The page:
14 posts • joined Friday 25th January 2013 09:23 GMT
Food stories - Mmmm, Dell issues :)
Ballmer's now trying recipes from Rose Elliot's Has-Bean Book.
>> which of the above parts fails
All Tesco stores I know are open 24 hrs.
Outlook having trouble too
KB2817630 reportedly problematic, see eg here:
Re: to see if the named fish responded?
Dolphin1: Oi, fish, get over here!
Dolphin2: Fish? Who you calling fish, dung-beetle?
Dolphin1: Dung-beetle?! Come over here and say that!
Researcher, poring over statistical analysis of squeaks and squonks: Oo, oo, two more names - D1's called "fish" and D2's called "dung-beetle" !
Not in 2006, not in 2013:
another attempt to diffuse the ongoing row
Please. Thank you.
Telemetics is correct
Tele+emetics => projectile vomiting, the standard reaction to first sight of Windows 8.
I'm surprised the completion rates are this high. Not sure if I'm pleasantly or unpleasantly surprised, though.
I've taken a handful of reasonably academic classes at my local supposedly top-rank Uni in the past couple of years - paid-for evening classes which yielded some form of academic credit, so not just "mildly interesting to keep the oldies amused". Even though they weren't free, the drop-out rate was about half.
Half the courses were poorly presented; half had poor materials. One was completely mis-sold. The language class was the exception - but then, most students had a specific motivation.
( What utterly stunned me was the sample essay we were given, which had been marked as an A. My rant about it would be longer than the essay itself. )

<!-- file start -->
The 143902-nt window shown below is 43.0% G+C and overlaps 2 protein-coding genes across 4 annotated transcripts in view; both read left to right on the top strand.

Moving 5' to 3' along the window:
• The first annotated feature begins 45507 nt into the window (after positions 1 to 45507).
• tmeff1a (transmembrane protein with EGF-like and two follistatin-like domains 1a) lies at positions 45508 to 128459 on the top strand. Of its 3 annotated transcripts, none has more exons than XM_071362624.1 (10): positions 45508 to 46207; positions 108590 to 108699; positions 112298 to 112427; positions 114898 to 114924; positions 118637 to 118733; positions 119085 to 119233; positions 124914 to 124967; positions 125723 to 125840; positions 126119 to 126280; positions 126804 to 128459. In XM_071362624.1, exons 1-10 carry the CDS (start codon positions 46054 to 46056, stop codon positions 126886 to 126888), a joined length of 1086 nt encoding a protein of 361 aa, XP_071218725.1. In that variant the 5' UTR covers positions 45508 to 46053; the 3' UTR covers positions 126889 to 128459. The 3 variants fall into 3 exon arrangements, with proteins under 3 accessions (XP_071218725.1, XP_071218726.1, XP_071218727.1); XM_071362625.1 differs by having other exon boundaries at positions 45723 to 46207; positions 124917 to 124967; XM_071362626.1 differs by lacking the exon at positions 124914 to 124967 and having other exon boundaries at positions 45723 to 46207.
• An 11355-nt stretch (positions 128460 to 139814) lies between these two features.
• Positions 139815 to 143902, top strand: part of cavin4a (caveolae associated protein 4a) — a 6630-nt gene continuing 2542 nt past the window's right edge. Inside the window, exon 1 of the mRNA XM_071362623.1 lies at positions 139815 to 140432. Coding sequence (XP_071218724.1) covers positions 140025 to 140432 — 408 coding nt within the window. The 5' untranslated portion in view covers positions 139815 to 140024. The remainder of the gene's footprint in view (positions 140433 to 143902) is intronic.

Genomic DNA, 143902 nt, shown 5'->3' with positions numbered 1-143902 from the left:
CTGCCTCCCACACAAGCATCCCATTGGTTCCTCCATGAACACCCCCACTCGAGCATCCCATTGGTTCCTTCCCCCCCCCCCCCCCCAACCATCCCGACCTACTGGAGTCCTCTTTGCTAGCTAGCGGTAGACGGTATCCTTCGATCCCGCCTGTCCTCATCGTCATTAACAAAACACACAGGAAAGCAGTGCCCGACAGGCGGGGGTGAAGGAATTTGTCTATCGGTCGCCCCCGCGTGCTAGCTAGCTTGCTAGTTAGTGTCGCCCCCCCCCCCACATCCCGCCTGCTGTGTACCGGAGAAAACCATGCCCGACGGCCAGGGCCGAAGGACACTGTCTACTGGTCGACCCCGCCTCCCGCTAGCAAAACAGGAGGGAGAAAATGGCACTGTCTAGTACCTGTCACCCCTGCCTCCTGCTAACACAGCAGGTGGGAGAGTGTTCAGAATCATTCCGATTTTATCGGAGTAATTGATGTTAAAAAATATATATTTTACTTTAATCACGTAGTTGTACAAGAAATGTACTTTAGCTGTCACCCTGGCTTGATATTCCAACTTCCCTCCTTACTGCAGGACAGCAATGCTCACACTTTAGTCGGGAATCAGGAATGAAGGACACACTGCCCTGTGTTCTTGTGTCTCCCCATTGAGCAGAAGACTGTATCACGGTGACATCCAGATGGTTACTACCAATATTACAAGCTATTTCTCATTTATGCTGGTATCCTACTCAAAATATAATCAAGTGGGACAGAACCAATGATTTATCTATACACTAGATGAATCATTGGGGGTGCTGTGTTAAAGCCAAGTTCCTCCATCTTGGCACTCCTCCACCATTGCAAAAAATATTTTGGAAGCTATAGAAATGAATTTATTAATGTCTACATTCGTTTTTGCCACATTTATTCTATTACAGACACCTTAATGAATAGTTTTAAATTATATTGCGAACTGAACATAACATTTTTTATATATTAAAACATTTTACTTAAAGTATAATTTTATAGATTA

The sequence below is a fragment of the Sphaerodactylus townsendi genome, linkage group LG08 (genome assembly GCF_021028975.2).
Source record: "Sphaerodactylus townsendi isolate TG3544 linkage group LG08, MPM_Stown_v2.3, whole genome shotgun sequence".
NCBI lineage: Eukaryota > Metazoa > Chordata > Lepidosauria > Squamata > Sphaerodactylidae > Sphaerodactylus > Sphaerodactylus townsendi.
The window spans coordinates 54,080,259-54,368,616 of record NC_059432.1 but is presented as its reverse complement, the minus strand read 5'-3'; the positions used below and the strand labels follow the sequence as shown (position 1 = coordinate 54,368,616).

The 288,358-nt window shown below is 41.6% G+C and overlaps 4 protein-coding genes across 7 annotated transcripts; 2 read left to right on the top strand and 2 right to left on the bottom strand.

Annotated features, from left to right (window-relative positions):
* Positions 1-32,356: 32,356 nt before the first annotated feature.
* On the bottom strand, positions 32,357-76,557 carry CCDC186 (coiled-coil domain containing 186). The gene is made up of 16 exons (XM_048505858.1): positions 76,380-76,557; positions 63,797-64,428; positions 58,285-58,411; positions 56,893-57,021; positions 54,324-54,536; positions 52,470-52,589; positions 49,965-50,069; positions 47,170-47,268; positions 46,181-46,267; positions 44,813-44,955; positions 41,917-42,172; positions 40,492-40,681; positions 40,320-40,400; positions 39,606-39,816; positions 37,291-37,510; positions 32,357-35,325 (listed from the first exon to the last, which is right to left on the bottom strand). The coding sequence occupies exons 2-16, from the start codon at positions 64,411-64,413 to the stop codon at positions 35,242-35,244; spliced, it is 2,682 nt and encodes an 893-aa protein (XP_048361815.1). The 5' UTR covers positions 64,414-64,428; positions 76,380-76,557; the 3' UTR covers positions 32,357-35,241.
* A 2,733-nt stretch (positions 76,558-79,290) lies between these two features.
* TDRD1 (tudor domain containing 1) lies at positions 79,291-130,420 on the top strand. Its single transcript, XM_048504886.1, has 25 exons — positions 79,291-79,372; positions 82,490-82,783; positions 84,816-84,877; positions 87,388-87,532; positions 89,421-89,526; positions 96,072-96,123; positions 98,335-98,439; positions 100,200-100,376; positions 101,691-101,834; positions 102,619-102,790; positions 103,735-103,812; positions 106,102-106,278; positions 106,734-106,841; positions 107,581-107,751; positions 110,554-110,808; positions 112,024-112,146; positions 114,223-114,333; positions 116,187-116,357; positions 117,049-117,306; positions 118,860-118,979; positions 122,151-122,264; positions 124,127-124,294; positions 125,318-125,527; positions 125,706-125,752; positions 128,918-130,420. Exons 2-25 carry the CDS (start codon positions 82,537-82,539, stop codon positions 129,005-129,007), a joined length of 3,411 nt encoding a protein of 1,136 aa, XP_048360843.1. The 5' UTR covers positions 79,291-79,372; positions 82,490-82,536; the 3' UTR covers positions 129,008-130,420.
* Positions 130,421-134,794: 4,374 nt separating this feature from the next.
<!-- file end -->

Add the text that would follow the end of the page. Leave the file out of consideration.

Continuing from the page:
MOOCs will blow these away.
But then I (and several thousand others apparently) signed up for a MOOC, again at one of our top-rank Unis, in an academic subject, and really, it turned out to be just a populist taster. Seven 20-40 minute chats on "this is my research field - isn't it shiny shiny". Yes, some interesting further reading.
So ... who benefits? Well *obviously* it's a great way for the presenters to get themselves "published". They already have the course material, they just have to turn up and their employer pays to produce and distribute their online calling card.
And the Uni can say "we have ten times as many virtual students as physical students". (So?)
Well, I suppose, these MOOCs will give graduates something to take their minds off their day jobs at KFC. Better than Jeremy Kyle.
Mobile phone contracts <> basic maths!
Take a simple scenario: small business, a dozen users, mostly UK usage, some business trips to EU and some beyond inc a fortnight in China once every few months. Voice and text and data usage varies from user to user, and is likely to vary in the coming year. iPhone and Android considered. O2 and Orange/EE considered. Need access to company e-mail/calendars on Exchange. A couple of users have contracts not ending at the same time as others.
Even getting the basic tariff *facts* is a month-long struggle. Summarising it in a form which decision-makers can assimilate ...
I have a degree in Maths. This is what we like to call a "non-trivial" task :)
Having said that I do detect a welcome move to "unlimited" tariffs at moderately sensible prices. £30pm from Orange/EE with almost-nil-cost iPhone, "unlimited" voice+text+data. If users use the "unlimited" mobile voice instead of using the office phone system, this looks promising.
"the next James Bond" - licensed to ...
... cover the 25% shortfall in comms. Snappy.
Still at least the theme song just needs one syllable changed from the last one.
He said there had been "a few mutterings"
That's default Doric.
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